What Does the Customer Want?

Jim Kell |

Recently, while discussing the development of a new, 3,150-square-foot Laundromat, my client asked about competition in the area. As a distributor of laundry equipment, at that time, I hadn’t actually sold any of them any equipment, but I was familiar with several of their stores.As a result, the client and I headed out armed with my trusty GPS and a list of local laundries. We agreed that the information we wanted to obtain was simple. We focused on the following store details:

  • The distance from the location we were recommending to our client.
  • The size of the store.
  • The size of the equipment and the approximate age.
  • The vend prices.
  • The available services (Was wash, dry and fold available? If so, what was the price per pound?).
  • The store’s strength (Was the store perceived to be a major threat to our location?).

Based on these details, we were interested in what, if anything, we should do differently from the nearby stores. After visiting the stores, the following things became apparent:

  • All of the competitive locations had fewer than 2,000 square feet.
  • They all had old equipment, including top loaders and small front loaders.
  • Most of them had “out of order” signs.
  • Few of them had installed stack dryers, and the ratio of washers to dryer pockets was out of sync.
  • All but one stores were dirty; even with attendants.
  • The restrooms were not available — they were either locked or nonexistent.
  • Many stores had little or no parking.

LEARNING A BIT MOREWhat really helped us was what we learned from asking questions of the laundry customers at each location. A pregnant woman, due in just six days, with a young child in tow, said, “I really wish they had a restroom.” She added, “They don’t even have any large washers.”Another customer, after looking around to make sure he wasn’t heard, stated: “This place is nasty. I wish there was another Laundromat nearby.” One mom commented that she wished there was a “kiddie corral” to occupy her children while she was folding her laundry. A male customer said he never came on the weekends because he always had to wait for a dryer — there were not enough dryers and some were always out of order.Many made remarks about equipment not working, as well as the lack of large machines, parking and lighting. Some customers didn’t appreciate the lack of soap in the dispenser and quarters in the bill changer. Some wondered why there were no attendants even though wash, dry and fold was advertised. We heard tales about the shortage of hot water and the low water levels in the machines. Some said, “Sometimes, I think my clothes are cleaner when I get here, rather than when I leave.” We even heard comments like, “They never put any money into this place,” and “The guy who runs this place is a nasty SOB.”QUESTIONS TO CONSIDERThis experience was enlightening and educational to say the least. It raises a major question: Why don’t more Laundromat owner/operators talk to their customers, and/or recognize the shortcomings of their business? This problem can be dealt with by simply spending a little time asking questions of the regulars, such as:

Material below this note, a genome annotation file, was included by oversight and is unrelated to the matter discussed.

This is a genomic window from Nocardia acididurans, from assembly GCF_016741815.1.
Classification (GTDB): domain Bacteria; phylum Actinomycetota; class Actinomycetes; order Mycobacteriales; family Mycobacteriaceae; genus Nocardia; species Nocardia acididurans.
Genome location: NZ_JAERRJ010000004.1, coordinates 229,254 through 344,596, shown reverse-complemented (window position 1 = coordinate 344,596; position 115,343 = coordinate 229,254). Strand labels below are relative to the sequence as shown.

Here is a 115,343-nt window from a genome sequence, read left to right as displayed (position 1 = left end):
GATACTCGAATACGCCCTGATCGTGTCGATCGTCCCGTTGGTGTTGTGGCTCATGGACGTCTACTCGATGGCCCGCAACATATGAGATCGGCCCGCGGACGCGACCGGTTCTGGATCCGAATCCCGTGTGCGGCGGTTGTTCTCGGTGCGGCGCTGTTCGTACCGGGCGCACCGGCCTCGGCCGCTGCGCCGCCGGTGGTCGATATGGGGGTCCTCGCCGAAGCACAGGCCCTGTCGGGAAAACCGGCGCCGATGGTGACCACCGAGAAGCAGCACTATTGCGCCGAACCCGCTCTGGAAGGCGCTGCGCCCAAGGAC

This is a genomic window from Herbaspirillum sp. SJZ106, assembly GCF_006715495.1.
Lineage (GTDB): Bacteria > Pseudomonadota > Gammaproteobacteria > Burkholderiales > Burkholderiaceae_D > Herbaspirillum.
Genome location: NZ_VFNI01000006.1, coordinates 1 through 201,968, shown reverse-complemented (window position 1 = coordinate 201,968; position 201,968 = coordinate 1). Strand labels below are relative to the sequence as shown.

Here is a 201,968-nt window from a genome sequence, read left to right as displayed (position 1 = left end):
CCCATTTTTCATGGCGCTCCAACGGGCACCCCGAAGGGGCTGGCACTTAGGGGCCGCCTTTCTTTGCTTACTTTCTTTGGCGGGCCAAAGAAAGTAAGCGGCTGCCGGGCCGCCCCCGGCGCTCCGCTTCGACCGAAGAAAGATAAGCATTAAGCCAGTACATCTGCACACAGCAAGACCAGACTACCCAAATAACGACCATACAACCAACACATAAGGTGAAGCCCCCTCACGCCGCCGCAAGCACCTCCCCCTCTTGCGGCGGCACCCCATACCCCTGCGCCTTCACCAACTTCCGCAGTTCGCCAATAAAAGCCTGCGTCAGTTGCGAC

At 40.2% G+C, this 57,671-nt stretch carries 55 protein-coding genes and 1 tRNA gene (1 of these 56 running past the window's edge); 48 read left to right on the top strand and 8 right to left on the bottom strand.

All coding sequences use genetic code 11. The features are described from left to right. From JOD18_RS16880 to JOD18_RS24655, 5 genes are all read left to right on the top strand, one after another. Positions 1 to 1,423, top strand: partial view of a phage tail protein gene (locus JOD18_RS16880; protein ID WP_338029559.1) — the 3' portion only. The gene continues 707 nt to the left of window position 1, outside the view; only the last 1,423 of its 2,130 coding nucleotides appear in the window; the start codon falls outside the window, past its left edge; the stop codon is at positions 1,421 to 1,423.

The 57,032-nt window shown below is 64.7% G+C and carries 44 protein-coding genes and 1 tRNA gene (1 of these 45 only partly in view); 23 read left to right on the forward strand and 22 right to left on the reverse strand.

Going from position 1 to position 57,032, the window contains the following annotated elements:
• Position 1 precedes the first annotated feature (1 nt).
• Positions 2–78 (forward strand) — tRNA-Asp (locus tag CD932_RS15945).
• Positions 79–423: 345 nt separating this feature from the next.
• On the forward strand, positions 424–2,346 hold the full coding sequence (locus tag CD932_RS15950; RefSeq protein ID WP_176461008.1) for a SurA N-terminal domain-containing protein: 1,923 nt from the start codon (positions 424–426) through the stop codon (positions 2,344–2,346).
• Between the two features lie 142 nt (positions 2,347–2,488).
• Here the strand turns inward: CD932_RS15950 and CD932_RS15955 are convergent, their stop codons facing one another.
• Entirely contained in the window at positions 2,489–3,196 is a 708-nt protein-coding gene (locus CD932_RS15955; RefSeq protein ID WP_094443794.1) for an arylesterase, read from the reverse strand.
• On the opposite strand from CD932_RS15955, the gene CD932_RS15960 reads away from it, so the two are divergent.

• If I invested some money in improving the laundry, what would you like to see done? Would you be willing to pay an additional 25 or 50 cents for the improvements?
  • Would you use larger washers if they were available?
  • If we installed 45-pound stack or 75-pound dryers, would you launder your bedspreads or comforters more often?
  • Would you be willing to try wash, dry and fold service if it was offered?
  • If we offered longer hours, would this be of interest to you?

Perhaps, as owner/operators, we get so busy making minor repairs, or following a daily routine that decreases time spent at the store, that we forget the main reason we got into the self-service laundry business to begin with. A good return on investment (ROI) requires minding the store and listening to our customers, unless you’ve invested in the stock market (and we all know how that’s been going).So it’s finally time to get on the same page as our customers. Offer a service that the customer appreciates. Provide a clean, well-run laundry with adequate equipment that works. Make an effort to find pleasant employees.Communicating in person is better than plastering the windows, doors and walls with signs that tell our customers what not to do. It’s obvious when you enter a successful Laundromat that the owner knows what the customer expects and appreciates.On the other hand, laundries that are poorly run, dirty, and feature dated or out-of-order equipment, serve as an invitation to new investors to come in and take over your market by doing things the right way. Success in this business isn’t that hard, and it’s made easier through open lines of communication with customers.Just look at what my new investor and I learned about the competition in one short afternoon. What would customers say about your store? 

About the author

Jim Kell

Laundry Equipment Services Inc.

Sales Manager

Jim Kell is sales manager at Laundry Equipment Services (LES) in Berkeley Springs, W. Va. Kell handles OPL sales and the development and rehab of coin laundries. He's spent more than 30 years in the hotel, food service and casino business as a general manager, director of operations and owner. For more information, check out


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